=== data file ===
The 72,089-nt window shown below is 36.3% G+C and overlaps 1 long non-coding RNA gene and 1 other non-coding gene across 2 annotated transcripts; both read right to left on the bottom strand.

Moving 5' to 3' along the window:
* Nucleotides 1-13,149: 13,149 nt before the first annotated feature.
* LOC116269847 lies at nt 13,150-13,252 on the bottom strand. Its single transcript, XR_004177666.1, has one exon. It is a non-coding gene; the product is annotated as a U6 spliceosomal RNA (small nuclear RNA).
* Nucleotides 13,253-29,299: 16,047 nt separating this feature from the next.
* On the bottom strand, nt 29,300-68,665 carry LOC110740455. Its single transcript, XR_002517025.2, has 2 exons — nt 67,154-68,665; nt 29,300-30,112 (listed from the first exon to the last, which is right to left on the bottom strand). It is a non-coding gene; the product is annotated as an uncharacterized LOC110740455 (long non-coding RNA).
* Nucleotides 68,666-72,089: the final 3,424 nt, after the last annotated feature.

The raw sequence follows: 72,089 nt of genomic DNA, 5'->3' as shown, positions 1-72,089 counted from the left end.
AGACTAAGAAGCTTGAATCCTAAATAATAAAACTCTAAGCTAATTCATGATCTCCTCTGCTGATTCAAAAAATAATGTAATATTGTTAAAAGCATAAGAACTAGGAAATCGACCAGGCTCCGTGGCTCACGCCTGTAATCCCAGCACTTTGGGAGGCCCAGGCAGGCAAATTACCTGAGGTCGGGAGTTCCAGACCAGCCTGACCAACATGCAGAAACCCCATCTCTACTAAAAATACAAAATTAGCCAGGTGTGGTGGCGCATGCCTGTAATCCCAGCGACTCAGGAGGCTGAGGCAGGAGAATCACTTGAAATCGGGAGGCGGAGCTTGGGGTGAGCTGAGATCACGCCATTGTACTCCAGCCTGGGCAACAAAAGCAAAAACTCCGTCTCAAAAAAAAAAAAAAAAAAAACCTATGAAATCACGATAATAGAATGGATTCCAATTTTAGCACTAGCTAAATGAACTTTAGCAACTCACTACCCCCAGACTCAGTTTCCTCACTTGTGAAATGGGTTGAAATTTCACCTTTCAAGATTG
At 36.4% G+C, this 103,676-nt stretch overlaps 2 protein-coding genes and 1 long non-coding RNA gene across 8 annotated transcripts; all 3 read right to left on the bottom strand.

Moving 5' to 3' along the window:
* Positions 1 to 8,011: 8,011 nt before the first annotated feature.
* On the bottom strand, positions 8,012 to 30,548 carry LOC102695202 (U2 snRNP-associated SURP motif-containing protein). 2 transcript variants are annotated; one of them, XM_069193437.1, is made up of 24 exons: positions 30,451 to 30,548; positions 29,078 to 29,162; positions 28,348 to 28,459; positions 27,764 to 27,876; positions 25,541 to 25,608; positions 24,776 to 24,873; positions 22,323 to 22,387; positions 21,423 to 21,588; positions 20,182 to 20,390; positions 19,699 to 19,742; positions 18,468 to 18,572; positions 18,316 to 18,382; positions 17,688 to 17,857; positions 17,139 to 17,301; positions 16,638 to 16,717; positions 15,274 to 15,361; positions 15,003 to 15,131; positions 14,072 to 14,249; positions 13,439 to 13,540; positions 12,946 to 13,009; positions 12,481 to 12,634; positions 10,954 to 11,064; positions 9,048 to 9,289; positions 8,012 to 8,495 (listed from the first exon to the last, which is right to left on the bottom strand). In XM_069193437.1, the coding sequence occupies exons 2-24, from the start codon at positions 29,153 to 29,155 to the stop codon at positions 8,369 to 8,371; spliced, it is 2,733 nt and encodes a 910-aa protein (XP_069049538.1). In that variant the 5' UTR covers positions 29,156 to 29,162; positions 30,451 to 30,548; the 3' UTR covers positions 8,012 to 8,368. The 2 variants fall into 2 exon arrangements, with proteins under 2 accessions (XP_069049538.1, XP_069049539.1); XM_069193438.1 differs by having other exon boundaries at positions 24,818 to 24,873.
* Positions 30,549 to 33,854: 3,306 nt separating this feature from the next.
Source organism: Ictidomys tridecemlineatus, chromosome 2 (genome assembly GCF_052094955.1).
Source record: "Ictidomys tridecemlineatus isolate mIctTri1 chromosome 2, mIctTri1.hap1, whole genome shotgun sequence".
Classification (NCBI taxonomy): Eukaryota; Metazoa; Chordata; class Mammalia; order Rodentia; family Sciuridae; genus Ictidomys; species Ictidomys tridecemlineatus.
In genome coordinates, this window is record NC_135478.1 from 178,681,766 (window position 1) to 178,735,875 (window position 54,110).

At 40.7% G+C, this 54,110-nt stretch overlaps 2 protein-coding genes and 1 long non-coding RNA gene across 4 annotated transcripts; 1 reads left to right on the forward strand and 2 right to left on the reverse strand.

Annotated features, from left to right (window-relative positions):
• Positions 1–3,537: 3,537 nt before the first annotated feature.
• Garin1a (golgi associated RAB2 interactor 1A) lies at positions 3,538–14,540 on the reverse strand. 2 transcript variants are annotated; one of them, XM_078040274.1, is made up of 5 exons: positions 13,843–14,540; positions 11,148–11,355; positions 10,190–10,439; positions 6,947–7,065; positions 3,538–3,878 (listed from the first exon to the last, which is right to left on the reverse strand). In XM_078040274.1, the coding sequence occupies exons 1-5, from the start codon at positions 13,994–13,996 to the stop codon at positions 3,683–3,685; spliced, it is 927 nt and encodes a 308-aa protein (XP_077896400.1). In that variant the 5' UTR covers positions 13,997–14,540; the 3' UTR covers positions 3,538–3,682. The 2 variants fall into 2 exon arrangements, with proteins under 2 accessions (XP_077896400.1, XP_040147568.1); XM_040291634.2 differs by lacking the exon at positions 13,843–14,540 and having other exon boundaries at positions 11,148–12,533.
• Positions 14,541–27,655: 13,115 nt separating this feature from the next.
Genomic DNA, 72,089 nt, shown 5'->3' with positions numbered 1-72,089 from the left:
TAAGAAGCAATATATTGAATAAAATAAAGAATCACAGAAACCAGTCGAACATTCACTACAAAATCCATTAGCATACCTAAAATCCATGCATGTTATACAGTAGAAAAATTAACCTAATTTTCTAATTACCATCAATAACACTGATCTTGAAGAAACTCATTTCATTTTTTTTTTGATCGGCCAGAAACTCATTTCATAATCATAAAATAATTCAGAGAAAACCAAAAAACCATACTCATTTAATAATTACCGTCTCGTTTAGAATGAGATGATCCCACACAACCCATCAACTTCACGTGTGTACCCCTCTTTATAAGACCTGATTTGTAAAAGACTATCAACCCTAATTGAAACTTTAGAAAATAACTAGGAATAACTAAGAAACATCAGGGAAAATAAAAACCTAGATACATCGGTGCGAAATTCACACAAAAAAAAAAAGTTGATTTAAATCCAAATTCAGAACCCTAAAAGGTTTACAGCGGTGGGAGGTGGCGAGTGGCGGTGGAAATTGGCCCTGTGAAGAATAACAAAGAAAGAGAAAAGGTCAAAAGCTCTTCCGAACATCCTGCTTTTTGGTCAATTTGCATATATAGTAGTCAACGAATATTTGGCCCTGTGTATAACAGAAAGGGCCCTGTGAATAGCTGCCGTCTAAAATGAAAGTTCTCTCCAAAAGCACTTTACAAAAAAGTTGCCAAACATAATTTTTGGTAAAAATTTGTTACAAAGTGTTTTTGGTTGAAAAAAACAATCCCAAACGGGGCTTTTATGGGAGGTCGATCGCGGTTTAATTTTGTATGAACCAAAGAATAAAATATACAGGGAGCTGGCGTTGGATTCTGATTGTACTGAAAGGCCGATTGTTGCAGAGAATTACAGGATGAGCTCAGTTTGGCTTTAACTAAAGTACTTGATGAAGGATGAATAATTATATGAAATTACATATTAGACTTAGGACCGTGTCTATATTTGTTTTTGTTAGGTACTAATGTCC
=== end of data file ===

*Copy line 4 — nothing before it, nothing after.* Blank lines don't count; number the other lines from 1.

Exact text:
* LOC116269847 lies at nt 13,150-13,252 on the bottom strand. Its single transcript, XR_004177666.1, has one exon. It is a non-coding gene; the product is annotated as a U6 spliceosomal RNA (small nuclear RNA).